Anti-Berean Churches

 A Berean is one who scrutinizes all viewpoints in light of scripture and allows themselves to be scrutinized in like manner. The term itself is derived from Acts 17:11 "Now the Bereans were of more noble character than the Thessalonians, for they received the message with great eagerness and examined the Scriptures every day to see if what Paul said was true." But while the Bible endorses such as "honorable", most churches today are anti-Berean, in that they don't allow such scrutnizing.

Indeed I myself have recently been expelled from two churches being a practicing Berean. Denomination churches are, of course, by their nature anti-Berean. For by their nature they don't allow any scrutinizing of their denominational opinions. They interpret scripture in light of their theological forefathers, like Wesley, in the case of Methodism, or John Calvin in the case of Reformed churches. And, much like in Catholicism and Orthodox Christianity, it is not allowed in their church to call into question the opinions of their theological founders. All such churches are inherently anti-Berean.

Non-Denominational Denominations

What about those churches that refer to themselves as "Non-Denominational"? In reality most non-denominational churches are actually denominational in disguise. Namely when they mean by non-denominational is that they are not a name-brand denomination. But in fact most are denominational in themselves. That is their institutional leaders, be it a pastor or board of elders, define for their institution a set of viewpoints which are not subject to scrutiny. The Bible is only allowed to be interpreted in light of their viewpoint rather their their viewpoint being allowed to be scrutinized in light of scripture.

Consider examples of "Statement of Faith" of such churches as they post on their site. Typically they'll include standard creeds and then add to them something unique to their sect. For example I found one that stated, "We are neither Five-Point Calvinists, nor are we Arminians". Apparently such Calvnist or Arminian Christian are not welcomed to be included in the "We". Many churches  in their statements of what they call "Our Beliefs", also include the Charismatic doctrine of the Baptism with the Holy Spirit restricted to subset of believers, a sort of sectarianism within sectarianism.

Who is "We" in these statements of faith? If believers are assembled together, they collectively are supposed to be the "We". But in Sectarian Churchianity, the "We" is simply a section, a division, a faction of Christians who chose not to fellowship with those they even reckon legitimate Christians, but who don't hold their particular sectarian opinions. Furthermore, as I mentioned, such churches do not welcome Bereans. For even if a Berean agrees with their particular sectarian opinions, the fact that they've made such opinions the basis for fellowship is what the Berean will not tolerate without speaking out, and consequently getting thrown out of such a church.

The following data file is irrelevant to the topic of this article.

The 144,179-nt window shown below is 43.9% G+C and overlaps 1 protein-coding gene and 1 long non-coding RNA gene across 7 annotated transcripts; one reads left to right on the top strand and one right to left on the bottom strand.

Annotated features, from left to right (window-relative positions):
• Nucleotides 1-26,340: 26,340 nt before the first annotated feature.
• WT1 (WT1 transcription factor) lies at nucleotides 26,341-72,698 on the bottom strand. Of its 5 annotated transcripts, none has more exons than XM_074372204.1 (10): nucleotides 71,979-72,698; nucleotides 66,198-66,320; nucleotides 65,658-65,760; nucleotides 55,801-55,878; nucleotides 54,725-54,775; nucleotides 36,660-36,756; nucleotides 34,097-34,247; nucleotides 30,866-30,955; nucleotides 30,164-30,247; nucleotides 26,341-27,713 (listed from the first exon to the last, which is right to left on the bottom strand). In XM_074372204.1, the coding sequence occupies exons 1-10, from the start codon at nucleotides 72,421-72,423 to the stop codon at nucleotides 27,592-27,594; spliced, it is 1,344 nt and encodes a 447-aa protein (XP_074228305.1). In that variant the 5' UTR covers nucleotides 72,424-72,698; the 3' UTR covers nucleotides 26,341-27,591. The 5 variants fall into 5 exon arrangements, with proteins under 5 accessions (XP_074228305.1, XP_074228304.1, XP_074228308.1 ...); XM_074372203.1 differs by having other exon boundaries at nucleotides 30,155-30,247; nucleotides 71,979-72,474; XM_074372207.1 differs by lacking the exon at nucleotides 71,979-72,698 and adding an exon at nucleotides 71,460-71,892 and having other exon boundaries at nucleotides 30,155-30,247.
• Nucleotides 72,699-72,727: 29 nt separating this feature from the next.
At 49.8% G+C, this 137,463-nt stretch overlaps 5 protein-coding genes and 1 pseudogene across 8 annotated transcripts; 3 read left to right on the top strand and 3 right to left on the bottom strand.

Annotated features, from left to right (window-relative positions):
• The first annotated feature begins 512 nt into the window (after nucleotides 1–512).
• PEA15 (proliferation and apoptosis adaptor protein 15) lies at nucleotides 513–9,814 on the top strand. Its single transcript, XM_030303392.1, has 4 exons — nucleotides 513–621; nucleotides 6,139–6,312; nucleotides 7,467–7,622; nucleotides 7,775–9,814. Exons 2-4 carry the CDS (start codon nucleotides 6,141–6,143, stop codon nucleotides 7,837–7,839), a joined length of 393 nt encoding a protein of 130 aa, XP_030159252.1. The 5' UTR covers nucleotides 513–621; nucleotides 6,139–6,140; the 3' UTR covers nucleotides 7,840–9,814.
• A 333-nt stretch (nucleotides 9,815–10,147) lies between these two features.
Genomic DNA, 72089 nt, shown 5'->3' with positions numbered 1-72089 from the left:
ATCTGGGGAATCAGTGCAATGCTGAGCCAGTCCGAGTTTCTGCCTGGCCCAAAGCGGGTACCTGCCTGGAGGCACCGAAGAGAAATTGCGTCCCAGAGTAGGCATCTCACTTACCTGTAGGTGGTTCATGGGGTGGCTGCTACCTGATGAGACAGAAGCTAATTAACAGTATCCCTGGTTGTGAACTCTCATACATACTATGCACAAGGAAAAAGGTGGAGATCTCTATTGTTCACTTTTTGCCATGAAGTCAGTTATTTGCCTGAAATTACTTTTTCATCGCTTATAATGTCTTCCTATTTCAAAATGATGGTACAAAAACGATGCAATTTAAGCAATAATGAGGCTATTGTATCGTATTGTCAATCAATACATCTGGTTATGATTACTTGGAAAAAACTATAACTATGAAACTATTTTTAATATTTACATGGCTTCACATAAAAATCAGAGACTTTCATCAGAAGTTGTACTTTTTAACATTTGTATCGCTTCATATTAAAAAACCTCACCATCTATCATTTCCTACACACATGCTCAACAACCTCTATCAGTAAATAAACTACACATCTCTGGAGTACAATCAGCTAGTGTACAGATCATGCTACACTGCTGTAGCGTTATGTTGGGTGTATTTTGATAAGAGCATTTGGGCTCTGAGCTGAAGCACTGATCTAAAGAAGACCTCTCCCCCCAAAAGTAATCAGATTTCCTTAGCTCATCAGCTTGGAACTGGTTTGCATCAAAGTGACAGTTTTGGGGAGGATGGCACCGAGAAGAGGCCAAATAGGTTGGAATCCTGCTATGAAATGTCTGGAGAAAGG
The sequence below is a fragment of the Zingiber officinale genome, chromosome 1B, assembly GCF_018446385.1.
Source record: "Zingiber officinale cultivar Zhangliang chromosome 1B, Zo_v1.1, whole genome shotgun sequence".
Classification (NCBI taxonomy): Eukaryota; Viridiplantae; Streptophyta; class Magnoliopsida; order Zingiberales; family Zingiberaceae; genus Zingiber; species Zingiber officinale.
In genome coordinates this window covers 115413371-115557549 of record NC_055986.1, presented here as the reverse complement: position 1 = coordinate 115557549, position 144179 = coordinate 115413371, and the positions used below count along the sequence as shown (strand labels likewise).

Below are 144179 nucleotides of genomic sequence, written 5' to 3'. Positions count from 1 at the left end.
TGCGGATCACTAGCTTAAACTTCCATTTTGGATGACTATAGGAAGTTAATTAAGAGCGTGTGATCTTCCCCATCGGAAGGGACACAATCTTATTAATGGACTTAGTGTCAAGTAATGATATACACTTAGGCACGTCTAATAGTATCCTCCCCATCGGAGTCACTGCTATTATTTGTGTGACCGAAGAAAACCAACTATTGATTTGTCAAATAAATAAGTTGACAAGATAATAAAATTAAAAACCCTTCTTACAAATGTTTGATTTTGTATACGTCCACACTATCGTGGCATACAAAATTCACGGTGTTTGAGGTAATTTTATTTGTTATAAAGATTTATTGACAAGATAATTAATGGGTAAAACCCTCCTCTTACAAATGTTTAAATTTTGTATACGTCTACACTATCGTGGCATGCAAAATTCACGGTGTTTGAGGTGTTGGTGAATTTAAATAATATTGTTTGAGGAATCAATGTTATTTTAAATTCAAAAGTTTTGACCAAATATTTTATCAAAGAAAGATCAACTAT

What's the Function of an Institutionalize Church?

All who are believers in Christ are in one family. The institutionalizing of local body of believers was supposed to be for the purpose of facilitating the assembling of the family into local communities for the purpose of the exercising of their collective gifts to the edification of the body as a whole.

But as the mustard seed grew into a tree, the birds came to develop their own nest eggs in its branches. Sectarian leaders arose who have been scattering the flock, as Paul predicted of the Ephesian elders, "know that after I leave, savage wolves will come in among you and will not spare the flock. Even from your own number men will arise and distort the truth in order to draw away disciples after them." Acts 20:29,30 These paid professionals have restricted fellowship first by driving out anyone who doesn't hold their sectarian opinion, and also by overly restricting the participation of those they allow to attend. There's generally very little fellowship in churches today. People go to church, are told what to say, what to sing, then are indoctrinated, not allowed to speak, gagged and tied to their chairs, and then they go home, having experienced no more fellowship than if they had listened to the service online, though they may have had a nice nap.

This is much in contrast to what the Bible teaches about the assembly.
"Whenever you come together, each of you has a psalm, has a teaching, has a tongue, has a revelation, has an interpretation. Let all things be done for edification. If anyone speaks in a tongue, let there be two or at the most three, each in turn, and let one interpret. But if there is no interpreter, let him keep silent in church, and let him speak to himself and to God. Let two or three prophets speak, and let the others judge. But if anything is revealed to another who sits by, let the first keep silent. For you can all prophesy one by one, that all may learn and all may be encouraged." 1Cor 14:26-31

"Speaking the truth in love, we will in all things grow up into him who is the Head, that is, Christ. From him the whole body, joined and held together by every supporting ligament, grows and builds itself up in love, as each part does its work." Eph 4:15,16